172015Mar

Is therapy worth the cost? Guardian readers weigh in

Depression mental health problems man suicidegstock
As the US mental health crisis continues, so do the financial and human costs. Photograph: Garo/Phanie/REX/Garo/Phanie/REX

As depression rises among US adolescents and adults, more Americans are seeking help – and that help often comes at a cost of thousands of dollars a year.

In a series of interviews, the Guardian last month told the stories of seven young professionals’ experiences with depression, health insurance and therapy. Those interviews included a thirty-something who sought out therapy to help her quit her job to a twenty-something who would rather give up therapy than drinking or smoking.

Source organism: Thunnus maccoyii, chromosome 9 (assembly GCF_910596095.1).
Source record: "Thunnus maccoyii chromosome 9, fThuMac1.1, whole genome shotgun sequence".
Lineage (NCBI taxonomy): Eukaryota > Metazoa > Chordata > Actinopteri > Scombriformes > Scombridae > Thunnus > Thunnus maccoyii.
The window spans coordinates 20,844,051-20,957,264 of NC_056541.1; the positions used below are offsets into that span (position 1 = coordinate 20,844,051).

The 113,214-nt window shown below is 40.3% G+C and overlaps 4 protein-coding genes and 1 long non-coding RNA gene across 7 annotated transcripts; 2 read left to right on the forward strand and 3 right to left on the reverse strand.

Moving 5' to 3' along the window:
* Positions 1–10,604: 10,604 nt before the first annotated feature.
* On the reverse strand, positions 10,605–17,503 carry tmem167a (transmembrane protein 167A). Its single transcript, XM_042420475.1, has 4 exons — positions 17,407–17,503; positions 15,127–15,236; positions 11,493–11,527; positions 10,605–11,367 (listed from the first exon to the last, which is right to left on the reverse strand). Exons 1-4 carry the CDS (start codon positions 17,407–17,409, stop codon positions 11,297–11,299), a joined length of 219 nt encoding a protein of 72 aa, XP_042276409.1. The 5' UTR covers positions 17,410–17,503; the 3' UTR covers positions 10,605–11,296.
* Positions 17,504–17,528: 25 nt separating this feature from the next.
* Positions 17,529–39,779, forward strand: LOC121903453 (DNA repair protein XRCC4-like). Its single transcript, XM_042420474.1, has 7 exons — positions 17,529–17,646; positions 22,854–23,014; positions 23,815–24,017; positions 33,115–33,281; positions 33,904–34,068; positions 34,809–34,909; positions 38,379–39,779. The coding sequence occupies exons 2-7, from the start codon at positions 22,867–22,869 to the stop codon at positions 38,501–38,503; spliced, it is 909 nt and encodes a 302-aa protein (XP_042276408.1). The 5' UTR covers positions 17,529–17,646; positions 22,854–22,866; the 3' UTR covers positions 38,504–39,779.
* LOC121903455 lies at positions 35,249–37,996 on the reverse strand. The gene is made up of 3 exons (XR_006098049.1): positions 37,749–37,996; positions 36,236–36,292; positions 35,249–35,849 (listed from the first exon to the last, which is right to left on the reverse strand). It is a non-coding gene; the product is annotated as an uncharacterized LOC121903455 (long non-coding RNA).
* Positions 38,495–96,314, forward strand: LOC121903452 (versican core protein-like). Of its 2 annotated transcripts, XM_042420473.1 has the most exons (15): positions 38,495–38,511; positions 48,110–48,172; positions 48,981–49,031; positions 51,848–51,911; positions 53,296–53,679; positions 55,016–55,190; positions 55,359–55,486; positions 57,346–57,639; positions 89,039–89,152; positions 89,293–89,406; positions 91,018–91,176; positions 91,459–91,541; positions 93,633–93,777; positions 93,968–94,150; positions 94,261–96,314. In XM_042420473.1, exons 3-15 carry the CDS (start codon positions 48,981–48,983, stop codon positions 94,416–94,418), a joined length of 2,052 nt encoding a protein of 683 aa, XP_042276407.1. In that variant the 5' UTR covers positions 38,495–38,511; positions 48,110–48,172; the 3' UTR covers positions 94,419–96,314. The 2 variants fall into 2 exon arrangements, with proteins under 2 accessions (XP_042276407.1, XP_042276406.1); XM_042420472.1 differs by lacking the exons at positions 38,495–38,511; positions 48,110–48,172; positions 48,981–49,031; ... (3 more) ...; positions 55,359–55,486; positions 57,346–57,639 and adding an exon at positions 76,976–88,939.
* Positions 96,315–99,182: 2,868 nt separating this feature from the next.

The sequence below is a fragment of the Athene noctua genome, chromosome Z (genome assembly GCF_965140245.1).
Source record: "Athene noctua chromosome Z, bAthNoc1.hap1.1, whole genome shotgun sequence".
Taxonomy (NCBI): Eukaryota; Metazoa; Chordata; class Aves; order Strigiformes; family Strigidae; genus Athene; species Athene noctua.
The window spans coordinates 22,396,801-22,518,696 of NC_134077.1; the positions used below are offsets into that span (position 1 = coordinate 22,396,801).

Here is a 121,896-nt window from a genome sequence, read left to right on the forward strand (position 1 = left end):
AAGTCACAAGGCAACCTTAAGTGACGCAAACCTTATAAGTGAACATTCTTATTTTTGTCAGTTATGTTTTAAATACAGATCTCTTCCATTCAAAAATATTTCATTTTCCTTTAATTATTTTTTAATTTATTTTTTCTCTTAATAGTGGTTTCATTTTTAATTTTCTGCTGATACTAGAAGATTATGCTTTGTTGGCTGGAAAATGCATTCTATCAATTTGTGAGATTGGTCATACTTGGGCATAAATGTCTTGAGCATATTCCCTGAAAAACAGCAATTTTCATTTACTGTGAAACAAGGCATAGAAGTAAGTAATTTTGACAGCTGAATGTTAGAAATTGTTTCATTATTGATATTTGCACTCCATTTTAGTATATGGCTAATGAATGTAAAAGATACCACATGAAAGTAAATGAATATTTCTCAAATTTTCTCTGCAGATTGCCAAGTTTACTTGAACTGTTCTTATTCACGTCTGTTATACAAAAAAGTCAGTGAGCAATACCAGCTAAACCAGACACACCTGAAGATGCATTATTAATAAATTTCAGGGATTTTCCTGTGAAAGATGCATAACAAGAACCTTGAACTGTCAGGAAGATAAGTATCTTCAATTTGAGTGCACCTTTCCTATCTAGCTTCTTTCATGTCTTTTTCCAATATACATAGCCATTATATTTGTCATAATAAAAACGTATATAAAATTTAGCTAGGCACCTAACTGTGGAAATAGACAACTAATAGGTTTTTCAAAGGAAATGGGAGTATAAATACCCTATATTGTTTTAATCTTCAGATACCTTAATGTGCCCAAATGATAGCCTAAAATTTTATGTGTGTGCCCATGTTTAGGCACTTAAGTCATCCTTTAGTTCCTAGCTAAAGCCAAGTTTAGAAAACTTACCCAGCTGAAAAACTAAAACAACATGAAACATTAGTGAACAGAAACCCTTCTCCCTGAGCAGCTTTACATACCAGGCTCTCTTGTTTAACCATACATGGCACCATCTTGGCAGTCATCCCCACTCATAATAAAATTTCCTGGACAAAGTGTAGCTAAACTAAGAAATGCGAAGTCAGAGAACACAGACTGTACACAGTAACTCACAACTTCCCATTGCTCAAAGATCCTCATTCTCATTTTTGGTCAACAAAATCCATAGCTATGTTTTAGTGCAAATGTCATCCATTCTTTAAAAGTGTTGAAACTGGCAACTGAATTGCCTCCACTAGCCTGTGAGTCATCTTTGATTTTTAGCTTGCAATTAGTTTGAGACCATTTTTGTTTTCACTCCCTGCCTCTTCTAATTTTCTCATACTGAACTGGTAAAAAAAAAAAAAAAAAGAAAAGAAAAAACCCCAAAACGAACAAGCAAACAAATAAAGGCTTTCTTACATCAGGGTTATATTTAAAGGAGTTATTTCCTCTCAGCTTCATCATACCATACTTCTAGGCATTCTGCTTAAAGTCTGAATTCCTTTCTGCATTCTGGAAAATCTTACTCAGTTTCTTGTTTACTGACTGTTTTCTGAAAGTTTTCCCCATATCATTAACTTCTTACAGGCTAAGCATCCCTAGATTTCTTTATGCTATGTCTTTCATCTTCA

For some, therapy was worth a pretty penny. For others, it seemed like an unnecessary splurge.

Despite the cost, it’s clear that – as the US mental health crisis grows – therapy is becoming not only a widely accepted part of everyday life, but also a common part of many households’ monthly budgets. About one in 10 Americans report being depressed, with many more reporting symptoms of depression, according to a San Diego State University study in October.

The series struck a chord with a number of readers, who came forward to share their own experiences and thoughts on therapy. Here are just a few of the comments: